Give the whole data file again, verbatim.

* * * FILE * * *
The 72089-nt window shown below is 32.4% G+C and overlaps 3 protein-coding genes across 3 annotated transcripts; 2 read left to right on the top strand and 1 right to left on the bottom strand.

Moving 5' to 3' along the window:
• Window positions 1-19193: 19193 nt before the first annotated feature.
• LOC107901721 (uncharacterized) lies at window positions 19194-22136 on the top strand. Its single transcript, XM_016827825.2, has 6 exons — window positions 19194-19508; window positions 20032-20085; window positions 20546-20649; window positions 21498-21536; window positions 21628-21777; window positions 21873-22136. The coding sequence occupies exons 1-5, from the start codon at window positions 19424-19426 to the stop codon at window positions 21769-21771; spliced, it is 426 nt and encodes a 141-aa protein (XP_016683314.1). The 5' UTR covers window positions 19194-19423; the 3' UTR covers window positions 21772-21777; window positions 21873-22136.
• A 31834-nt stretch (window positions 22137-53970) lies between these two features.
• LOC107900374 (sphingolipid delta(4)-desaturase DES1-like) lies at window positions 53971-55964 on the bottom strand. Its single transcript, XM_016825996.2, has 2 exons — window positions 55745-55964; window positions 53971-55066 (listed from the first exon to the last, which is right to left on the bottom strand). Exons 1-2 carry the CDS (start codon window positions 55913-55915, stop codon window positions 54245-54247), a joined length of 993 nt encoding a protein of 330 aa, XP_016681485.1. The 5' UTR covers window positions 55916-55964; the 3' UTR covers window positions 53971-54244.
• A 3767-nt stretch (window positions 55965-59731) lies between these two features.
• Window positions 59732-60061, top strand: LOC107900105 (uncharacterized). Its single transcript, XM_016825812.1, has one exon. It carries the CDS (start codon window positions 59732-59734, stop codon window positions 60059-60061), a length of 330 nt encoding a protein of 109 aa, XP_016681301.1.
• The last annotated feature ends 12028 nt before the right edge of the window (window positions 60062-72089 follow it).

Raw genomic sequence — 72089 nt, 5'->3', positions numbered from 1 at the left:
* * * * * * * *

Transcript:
The 72089-nt window shown below is 32.4% G+C and overlaps 3 protein-coding genes across 3 annotated transcripts; 2 read left to right on the top strand and 1 right to left on the bottom strand.

Moving 5' to 3' along the window:
• Window positions 1-19193: 19193 nt before the first annotated feature.
• LOC107901721 (uncharacterized) lies at window positions 19194-22136 on the top strand. Its single transcript, XM_016827825.2, has 6 exons — window positions 19194-19508; window positions 20032-20085; window positions 20546-20649; window positions 21498-21536; window positions 21628-21777; window positions 21873-22136. The coding sequence occupies exons 1-5, from the start codon at window positions 19424-19426 to the stop codon at window positions 21769-21771; spliced, it is 426 nt and encodes a 141-aa protein (XP_016683314.1). The 5' UTR covers window positions 19194-19423; the 3' UTR covers window positions 21772-21777; window positions 21873-22136.
• A 31834-nt stretch (window positions 22137-53970) lies between these two features.
• LOC107900374 (sphingolipid delta(4)-desaturase DES1-like) lies at window positions 53971-55964 on the bottom strand. Its single transcript, XM_016825996.2, has 2 exons — window positions 55745-55964; window positions 53971-55066 (listed from the first exon to the last, which is right to left on the bottom strand). Exons 1-2 carry the CDS (start codon window positions 55913-55915, stop codon window positions 54245-54247), a joined length of 993 nt encoding a protein of 330 aa, XP_016681485.1. The 5' UTR covers window positions 55916-55964; the 3' UTR covers window positions 53971-54244.
• A 3767-nt stretch (window positions 55965-59731) lies between these two features.
• Window positions 59732-60061, top strand: LOC107900105 (uncharacterized). Its single transcript, XM_016825812.1, has one exon. It carries the CDS (start codon window positions 59732-59734, stop codon window positions 60059-60061), a length of 330 nt encoding a protein of 109 aa, XP_016681301.1.
• The last annotated feature ends 12028 nt before the right edge of the window (window positions 60062-72089 follow it).

Raw genomic sequence — 72089 nt, 5'->3', positions numbered from 1 at the left: